Friday, January 19, 2018

Another blood test for cancer shows promise

CANCER DIGEST – Jan. 19, 2018 – A team of researchers have developed another blood test for cancer, which if confirmed in clinical trials, could identify eight cancer types from a single blood draw.

The team at Johns Hopkins University of School of Medicine published its findings in the Jan. 18, 2018 journal Science. The test, called CancerSEEK simultaneously evaluates the levels of eight cancer proteins and the presence of cancer gene mutations from circulating DNA in the blood. Five of the cancers currently have no screening test.

The investigators explored several hundred genes and 40 protein markers for cancers, and methodically narrowed the number of potential markers down to 16 genes and eight proteins that were strongly linked to cancers.

For the study the researchers evaluated these 16 markers in 1,005 patients with a variety of cancers including ovarian, liver, stomach, pancreatic, esophageal, colorectal, lung and breast cancers. The median sensitivity, meaning the ability of the test to correctly identify the cancer type was 70 percent, in other words the test correctly identified the cancer type  70 percent of the time. The test’s accuracy ranged from a high of 98 percent for ovarian cancer and a low of 33 percent for breast cancer.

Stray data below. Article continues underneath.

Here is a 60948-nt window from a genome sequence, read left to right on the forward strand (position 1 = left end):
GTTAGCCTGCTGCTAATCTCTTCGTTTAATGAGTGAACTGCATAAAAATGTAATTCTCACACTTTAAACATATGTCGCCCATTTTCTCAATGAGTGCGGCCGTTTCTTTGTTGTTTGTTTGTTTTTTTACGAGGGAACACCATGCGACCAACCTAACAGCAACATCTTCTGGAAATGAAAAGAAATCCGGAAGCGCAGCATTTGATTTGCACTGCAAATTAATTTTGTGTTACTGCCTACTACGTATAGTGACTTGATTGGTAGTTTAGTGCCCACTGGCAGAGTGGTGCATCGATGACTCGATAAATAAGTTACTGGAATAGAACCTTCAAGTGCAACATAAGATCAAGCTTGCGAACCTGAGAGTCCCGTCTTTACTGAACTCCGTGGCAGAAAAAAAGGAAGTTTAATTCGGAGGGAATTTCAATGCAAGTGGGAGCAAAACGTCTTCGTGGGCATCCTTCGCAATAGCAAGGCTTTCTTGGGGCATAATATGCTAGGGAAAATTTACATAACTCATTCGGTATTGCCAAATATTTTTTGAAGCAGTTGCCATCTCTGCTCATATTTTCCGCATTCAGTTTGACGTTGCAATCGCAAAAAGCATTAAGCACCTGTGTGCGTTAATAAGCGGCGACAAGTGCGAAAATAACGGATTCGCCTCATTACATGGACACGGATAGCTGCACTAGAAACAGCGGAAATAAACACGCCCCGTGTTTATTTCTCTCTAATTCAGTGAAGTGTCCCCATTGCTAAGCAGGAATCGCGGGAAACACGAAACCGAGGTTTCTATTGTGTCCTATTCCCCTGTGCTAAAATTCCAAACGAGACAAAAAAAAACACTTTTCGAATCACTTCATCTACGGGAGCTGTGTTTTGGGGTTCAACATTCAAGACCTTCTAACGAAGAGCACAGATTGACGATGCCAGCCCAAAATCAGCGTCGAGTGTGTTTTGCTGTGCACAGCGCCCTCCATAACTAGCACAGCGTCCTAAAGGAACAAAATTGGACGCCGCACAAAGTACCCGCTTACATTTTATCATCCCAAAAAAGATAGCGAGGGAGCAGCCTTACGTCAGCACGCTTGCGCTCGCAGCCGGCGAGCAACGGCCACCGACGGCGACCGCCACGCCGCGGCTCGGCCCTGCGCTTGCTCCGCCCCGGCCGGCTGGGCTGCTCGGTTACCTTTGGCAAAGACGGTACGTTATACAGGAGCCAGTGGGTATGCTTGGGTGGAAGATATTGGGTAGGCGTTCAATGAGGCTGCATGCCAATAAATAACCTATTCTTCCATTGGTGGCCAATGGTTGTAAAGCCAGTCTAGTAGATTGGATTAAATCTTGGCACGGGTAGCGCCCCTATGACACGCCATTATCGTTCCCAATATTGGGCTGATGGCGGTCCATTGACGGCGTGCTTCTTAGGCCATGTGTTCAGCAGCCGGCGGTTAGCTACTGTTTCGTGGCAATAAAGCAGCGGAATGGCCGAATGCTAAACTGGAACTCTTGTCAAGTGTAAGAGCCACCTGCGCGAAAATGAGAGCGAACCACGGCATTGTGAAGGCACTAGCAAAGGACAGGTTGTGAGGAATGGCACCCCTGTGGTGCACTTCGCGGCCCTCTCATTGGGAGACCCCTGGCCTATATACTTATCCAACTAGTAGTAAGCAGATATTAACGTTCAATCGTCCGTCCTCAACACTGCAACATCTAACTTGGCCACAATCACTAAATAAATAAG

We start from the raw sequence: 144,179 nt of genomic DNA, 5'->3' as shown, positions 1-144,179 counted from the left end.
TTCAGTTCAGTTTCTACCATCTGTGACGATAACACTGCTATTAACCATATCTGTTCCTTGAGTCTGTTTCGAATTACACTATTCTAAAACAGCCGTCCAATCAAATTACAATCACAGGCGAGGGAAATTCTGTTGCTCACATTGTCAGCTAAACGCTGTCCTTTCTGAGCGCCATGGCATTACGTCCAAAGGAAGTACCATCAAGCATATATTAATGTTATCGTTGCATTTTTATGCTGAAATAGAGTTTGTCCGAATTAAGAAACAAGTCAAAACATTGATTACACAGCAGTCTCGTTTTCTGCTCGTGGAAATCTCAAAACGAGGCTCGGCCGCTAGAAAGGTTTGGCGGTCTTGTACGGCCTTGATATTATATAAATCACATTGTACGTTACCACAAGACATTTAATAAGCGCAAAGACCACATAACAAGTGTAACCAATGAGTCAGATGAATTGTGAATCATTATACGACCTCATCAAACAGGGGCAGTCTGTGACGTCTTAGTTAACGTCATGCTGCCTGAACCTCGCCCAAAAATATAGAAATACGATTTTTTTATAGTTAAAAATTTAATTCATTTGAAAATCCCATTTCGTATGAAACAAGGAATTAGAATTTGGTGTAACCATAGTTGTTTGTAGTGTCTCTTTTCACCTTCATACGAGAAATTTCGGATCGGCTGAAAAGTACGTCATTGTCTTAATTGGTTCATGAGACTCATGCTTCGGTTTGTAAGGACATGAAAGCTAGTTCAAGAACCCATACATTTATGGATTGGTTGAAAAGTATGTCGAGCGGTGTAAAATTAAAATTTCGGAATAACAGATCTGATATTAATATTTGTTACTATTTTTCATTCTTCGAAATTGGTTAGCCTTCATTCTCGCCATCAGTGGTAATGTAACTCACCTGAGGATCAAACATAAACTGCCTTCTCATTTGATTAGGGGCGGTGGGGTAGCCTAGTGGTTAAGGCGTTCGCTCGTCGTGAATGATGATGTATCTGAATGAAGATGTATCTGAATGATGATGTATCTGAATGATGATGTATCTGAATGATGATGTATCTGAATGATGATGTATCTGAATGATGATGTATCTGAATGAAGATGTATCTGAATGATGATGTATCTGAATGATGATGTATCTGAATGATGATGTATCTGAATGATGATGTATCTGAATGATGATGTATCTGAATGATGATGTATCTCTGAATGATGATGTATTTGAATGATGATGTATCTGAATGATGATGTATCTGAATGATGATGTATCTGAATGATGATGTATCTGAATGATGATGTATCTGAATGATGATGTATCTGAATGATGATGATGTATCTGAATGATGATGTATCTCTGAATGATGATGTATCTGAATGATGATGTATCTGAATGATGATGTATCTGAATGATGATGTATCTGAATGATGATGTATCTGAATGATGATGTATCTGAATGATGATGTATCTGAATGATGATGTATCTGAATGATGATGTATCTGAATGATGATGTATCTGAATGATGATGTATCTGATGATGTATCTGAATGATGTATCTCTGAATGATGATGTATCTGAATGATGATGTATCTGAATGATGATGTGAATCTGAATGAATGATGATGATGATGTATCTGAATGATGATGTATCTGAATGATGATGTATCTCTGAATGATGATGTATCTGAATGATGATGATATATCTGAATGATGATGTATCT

The other measure of accuracy for such tests is specificity, meaning how often the test incorrectly identified a patient as having cancer when they did not. The CancerSEEK test had a specificity of 99 percent, meaning it only indicated cancer in 1 percent of the tested people who did not have cancer.

The study follows the findings of a similar test by Dutch researchers last November published in the journal Cancer Cell. That test identified cancers of the lung, breast, pancreas, brain, liver, colon and rectum 71 percent of the time.

Both blood tests need to be tested in populations for whom the cancer status is unknown to determine how reliable they are as a cancer test.

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